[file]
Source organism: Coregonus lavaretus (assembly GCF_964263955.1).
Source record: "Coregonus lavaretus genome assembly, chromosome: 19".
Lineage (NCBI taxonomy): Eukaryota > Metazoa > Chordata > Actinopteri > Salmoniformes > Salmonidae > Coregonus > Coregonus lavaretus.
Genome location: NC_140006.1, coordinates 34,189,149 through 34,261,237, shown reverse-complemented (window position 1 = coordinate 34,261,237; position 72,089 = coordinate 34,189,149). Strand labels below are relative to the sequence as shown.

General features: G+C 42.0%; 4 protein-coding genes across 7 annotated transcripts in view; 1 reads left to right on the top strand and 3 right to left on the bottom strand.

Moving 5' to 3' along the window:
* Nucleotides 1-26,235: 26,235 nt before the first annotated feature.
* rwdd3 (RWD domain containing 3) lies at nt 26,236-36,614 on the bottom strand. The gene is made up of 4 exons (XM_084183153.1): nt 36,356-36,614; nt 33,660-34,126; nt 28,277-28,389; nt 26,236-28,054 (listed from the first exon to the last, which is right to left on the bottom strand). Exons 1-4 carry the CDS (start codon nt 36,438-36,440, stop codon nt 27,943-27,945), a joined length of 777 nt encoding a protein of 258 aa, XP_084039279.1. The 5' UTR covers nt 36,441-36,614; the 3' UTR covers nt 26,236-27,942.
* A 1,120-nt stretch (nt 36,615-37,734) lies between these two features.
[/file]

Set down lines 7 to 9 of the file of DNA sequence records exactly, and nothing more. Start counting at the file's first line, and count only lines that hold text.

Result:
* Nucleotides 1-26,235: 26,235 nt before the first annotated feature.
* rwdd3 (RWD domain containing 3) lies at nt 26,236-36,614 on the bottom strand. The gene is made up of 4 exons (XM_084183153.1): nt 36,356-36,614; nt 33,660-34,126; nt 28,277-28,389; nt 26,236-28,054 (listed from the first exon to the last, which is right to left on the bottom strand). Exons 1-4 carry the CDS (start codon nt 36,438-36,440, stop codon nt 27,943-27,945), a joined length of 777 nt encoding a protein of 258 aa, XP_084039279.1. The 5' UTR covers nt 36,441-36,614; the 3' UTR covers nt 26,236-27,942.
* A 1,120-nt stretch (nt 36,615-37,734) lies between these two features.